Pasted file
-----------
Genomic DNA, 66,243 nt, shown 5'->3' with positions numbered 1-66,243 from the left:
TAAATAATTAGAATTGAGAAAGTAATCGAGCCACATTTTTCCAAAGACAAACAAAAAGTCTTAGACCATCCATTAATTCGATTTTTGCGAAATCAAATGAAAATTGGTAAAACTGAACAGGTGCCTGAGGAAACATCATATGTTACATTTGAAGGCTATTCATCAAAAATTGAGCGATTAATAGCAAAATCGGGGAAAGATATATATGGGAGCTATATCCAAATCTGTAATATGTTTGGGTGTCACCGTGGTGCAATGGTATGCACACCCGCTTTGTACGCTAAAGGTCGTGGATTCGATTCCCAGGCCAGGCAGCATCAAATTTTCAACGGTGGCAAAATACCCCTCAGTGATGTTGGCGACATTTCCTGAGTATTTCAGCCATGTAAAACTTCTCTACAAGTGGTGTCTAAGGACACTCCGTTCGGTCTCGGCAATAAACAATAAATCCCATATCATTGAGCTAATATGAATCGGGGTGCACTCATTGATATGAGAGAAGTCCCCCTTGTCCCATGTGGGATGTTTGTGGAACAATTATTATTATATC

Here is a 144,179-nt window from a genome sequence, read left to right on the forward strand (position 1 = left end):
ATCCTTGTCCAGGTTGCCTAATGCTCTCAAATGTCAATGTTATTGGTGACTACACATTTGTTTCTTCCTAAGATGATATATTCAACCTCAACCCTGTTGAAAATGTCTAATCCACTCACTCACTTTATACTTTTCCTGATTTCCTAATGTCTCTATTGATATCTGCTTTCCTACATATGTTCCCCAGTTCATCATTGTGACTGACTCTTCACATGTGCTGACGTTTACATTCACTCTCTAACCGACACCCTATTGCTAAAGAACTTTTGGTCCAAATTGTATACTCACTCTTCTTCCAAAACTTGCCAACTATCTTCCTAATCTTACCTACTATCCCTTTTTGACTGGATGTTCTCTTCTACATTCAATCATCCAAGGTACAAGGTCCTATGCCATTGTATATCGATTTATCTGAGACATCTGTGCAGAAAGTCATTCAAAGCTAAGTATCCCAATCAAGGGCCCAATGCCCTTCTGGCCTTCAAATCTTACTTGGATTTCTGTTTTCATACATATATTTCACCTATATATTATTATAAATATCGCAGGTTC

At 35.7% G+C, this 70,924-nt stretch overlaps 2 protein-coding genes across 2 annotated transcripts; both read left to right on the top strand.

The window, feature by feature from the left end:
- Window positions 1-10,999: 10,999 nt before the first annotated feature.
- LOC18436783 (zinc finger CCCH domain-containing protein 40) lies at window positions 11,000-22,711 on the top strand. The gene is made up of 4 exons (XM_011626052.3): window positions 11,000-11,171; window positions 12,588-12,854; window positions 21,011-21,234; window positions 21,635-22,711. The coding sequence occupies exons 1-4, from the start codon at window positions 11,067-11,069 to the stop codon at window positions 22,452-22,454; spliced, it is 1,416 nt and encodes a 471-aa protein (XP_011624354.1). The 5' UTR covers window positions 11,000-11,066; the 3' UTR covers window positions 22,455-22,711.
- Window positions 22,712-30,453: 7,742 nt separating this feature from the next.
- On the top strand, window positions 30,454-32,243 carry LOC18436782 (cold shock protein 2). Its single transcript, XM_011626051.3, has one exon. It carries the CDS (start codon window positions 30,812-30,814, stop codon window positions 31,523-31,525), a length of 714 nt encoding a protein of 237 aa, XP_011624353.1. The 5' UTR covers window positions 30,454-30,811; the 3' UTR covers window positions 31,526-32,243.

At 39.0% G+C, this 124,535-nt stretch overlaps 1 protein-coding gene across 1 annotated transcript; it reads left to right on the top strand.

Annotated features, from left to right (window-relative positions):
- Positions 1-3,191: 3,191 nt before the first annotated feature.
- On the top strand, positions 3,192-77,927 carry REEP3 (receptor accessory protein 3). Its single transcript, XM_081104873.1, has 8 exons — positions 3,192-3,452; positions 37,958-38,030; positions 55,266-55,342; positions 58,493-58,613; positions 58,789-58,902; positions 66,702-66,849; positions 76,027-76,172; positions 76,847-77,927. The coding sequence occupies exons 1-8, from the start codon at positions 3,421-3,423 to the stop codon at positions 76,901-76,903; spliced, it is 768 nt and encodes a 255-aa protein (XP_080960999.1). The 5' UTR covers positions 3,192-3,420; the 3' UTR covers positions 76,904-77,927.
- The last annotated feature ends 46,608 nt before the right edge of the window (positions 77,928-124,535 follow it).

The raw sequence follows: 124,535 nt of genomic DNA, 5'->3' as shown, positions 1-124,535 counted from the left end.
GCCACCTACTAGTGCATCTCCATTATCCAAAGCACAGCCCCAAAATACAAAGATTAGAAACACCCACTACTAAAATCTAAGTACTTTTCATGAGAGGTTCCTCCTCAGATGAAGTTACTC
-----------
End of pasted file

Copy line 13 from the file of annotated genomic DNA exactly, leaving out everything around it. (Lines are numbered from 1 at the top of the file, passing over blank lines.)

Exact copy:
- Positions 1-3,191: 3,191 nt before the first annotated feature.